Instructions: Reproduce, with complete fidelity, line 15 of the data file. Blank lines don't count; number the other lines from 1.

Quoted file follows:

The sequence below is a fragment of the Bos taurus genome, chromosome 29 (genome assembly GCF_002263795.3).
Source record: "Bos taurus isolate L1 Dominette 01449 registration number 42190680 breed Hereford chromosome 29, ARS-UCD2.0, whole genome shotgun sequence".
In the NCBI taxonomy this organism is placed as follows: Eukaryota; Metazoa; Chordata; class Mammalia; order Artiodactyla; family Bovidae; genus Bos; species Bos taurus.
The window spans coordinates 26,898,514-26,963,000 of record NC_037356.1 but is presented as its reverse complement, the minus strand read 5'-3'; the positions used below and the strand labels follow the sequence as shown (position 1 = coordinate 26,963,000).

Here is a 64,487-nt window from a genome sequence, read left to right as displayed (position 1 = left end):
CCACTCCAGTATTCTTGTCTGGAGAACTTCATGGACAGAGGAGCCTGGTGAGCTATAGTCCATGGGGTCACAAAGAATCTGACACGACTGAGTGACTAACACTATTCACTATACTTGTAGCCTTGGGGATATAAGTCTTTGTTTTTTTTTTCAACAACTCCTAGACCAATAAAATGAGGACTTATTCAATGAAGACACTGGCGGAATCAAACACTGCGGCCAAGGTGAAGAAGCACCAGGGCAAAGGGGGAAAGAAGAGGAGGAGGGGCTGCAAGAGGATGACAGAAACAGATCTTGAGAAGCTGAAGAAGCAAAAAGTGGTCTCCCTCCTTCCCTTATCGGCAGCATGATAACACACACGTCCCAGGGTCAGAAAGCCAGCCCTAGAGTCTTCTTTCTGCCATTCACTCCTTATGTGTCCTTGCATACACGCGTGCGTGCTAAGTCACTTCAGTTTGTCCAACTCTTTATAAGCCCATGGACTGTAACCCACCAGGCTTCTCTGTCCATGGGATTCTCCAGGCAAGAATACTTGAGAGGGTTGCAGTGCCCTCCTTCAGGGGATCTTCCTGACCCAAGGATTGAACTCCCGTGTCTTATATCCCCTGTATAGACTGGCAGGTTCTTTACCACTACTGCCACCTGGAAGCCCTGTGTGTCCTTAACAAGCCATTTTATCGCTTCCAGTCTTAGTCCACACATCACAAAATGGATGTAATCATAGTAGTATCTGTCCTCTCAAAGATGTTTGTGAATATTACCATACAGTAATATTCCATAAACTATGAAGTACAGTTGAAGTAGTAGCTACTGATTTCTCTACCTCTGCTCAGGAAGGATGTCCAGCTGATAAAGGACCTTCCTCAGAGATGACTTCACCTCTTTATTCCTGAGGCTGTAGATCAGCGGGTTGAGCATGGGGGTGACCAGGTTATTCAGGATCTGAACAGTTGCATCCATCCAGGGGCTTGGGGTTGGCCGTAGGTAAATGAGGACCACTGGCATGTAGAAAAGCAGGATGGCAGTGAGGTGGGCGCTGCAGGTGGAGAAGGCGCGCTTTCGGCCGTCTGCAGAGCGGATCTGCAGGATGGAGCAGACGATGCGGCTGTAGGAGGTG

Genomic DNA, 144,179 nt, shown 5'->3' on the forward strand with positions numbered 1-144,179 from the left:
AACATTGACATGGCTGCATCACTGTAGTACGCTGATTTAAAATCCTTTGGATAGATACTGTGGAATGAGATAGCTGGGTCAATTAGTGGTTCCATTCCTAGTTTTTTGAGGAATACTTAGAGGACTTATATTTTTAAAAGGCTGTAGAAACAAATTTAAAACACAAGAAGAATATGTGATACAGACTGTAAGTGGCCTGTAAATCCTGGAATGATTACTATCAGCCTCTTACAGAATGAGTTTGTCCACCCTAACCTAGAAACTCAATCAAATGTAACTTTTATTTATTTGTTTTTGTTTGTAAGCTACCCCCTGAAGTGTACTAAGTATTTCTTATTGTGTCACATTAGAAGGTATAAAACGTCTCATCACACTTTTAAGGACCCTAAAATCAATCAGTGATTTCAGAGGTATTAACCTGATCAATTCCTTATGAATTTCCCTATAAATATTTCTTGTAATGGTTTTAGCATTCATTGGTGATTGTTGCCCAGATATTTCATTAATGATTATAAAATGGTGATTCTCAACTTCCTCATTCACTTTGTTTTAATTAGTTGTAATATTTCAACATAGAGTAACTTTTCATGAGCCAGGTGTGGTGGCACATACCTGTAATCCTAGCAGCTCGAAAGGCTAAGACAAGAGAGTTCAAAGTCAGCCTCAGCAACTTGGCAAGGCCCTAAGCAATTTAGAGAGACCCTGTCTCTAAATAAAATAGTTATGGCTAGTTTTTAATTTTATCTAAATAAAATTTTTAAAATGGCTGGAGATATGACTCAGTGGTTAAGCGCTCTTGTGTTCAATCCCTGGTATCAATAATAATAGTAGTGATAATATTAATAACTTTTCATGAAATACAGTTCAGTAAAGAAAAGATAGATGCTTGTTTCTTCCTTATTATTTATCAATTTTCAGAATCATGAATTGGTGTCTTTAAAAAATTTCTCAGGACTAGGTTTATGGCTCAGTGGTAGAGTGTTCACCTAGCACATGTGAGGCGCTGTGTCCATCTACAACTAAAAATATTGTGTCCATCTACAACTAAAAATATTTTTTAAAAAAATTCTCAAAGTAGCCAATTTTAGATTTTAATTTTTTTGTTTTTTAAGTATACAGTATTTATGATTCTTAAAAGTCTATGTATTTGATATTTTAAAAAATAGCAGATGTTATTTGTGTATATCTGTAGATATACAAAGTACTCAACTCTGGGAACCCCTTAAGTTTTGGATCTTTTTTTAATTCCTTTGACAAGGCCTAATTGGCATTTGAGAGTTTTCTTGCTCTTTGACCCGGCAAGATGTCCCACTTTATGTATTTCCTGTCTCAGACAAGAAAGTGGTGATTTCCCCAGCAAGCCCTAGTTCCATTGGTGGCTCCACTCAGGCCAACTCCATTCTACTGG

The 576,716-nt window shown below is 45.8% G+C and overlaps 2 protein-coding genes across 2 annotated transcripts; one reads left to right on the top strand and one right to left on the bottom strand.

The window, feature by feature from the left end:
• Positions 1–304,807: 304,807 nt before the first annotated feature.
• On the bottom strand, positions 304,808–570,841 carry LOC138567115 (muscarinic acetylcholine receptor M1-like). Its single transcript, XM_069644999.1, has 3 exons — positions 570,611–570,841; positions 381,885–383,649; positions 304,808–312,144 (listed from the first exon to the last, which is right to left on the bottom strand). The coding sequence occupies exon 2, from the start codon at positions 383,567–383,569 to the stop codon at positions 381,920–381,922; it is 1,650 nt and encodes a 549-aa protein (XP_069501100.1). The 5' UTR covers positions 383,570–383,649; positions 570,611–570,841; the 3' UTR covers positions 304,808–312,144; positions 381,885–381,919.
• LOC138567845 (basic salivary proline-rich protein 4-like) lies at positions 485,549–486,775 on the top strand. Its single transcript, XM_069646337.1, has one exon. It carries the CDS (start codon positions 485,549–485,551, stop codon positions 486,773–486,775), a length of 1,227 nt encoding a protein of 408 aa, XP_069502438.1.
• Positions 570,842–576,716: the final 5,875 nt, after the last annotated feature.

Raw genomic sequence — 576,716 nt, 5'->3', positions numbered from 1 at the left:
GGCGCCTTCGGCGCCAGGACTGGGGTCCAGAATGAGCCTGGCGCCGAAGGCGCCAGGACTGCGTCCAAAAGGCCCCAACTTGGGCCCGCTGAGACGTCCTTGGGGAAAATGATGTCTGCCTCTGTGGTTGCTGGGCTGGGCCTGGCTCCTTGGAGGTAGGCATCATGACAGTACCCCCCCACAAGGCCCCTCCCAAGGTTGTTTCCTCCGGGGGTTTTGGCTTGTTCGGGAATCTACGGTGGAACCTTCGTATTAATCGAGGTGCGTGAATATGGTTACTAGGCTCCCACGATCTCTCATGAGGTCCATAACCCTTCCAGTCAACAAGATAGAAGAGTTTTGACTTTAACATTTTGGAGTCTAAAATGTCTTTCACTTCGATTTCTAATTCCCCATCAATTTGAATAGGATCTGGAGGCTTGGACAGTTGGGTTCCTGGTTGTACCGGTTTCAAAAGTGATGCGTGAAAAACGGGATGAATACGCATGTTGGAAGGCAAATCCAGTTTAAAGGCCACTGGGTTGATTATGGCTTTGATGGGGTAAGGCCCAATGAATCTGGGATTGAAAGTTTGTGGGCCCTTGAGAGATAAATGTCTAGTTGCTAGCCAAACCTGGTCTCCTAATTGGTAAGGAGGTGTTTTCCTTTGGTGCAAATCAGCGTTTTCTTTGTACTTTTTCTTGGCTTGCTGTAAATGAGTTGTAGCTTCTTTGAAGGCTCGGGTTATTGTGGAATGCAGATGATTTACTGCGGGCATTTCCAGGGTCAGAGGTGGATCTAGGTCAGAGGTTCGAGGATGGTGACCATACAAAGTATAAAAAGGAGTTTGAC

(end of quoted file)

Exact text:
Raw genomic sequence — 576,716 nt, 5'->3', positions numbered from 1 at the left: